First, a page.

Dick Higgins: If the demands are great and require that one wear a shirt and tie and go light people's cigars, then out of storage come the shirt and tie and out comes the cigar-lighter.
Beck Hansen: That was always my belief.
Higgins: A book sounds interesting.
Hansen: You fill in the blanks.
Higgins: Obviously we can and do.
Hansen: We're not allowed to.
Higgins: The show therefore doesn't work.
Hansen: Yeah. A lot of drugs, a lot of refugees from the Central American wars.
Higgins: I am thus forced at a certain point in my evolution to attempt to live from my art, since anything else would be a distraction. I must commercialize the uncommercializable in order to extend it to its maximum potential.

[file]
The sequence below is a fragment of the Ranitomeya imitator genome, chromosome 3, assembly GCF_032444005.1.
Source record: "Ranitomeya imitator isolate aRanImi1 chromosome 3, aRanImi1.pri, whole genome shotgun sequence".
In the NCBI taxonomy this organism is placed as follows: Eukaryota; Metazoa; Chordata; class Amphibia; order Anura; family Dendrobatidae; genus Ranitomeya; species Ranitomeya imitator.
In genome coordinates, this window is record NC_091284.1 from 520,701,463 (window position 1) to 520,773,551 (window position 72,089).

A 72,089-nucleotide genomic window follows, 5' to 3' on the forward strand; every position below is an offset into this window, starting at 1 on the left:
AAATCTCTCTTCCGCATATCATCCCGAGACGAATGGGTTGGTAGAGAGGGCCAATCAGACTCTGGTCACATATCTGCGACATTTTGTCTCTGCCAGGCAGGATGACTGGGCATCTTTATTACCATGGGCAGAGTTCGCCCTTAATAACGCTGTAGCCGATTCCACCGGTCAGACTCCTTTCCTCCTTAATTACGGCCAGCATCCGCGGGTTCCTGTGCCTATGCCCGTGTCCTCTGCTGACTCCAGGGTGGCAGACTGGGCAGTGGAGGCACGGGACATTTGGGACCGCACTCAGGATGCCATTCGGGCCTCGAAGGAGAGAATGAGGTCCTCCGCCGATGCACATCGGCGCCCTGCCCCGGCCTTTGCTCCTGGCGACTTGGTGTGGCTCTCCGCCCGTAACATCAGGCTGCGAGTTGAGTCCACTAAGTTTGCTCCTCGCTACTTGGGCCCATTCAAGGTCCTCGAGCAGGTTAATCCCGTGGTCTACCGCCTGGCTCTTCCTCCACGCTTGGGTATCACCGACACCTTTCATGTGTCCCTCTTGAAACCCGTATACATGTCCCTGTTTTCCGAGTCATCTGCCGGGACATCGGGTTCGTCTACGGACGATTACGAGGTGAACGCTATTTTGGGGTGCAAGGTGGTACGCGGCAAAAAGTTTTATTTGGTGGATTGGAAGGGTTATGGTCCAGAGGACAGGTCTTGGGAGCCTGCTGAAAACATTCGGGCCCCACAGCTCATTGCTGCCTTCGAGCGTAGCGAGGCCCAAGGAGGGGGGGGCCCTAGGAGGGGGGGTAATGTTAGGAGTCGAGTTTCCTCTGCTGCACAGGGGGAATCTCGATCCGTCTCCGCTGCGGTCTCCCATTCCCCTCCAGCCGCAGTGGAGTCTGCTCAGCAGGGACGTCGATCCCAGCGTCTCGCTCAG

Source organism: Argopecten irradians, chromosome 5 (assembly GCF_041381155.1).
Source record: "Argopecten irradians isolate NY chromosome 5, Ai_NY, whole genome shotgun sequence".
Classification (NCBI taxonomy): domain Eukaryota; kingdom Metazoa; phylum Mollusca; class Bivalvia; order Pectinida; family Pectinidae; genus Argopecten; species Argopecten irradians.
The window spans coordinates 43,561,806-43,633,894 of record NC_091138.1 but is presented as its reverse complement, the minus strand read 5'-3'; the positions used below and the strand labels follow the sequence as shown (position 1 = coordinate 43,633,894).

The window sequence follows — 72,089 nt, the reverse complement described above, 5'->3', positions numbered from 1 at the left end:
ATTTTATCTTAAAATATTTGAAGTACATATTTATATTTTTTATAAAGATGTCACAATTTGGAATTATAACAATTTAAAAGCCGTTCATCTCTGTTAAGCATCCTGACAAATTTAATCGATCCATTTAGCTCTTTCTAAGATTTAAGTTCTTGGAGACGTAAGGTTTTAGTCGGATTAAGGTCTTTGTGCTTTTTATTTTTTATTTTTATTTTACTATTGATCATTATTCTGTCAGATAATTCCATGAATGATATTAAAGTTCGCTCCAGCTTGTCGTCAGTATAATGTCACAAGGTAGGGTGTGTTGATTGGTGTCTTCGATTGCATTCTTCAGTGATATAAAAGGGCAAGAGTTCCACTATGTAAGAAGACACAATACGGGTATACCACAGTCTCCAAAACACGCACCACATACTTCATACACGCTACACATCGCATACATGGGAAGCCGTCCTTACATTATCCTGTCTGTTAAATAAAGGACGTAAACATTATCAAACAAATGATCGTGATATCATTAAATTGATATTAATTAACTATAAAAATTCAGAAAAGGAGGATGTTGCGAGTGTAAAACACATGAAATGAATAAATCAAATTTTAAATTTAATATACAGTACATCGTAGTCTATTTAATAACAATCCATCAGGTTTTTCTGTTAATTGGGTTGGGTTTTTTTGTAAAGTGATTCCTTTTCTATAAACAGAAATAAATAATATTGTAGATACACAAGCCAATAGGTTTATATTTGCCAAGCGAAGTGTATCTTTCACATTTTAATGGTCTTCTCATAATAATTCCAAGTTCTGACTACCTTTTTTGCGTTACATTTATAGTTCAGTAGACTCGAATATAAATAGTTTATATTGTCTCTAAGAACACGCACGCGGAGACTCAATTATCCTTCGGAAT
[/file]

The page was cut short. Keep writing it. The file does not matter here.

Hansen: So I came back from school one day and saw this thing sitting at the side of the house, vaguely familiar but somehow completely unrecognizable. But it's funny that you would read that to me.
Higgins: But nobody wanted to buy it from them.
Hansen: I knew that was all gone.
Higgins: For a few weeks it seemed as if nothing had happened.
Hansen: It happened on my front lawn overnight.
Higgins: Maybe I have. But it was a new kind of fun. He sent me a marzipan frog, a wooden fork and three small letters in wood, which I correctly misunderstood.
Hansen: It was so raw. The developers came in and tore it all down and turned it into giant condominiums and block apartments. How can we compete?
Higgins: Think of a camp fire.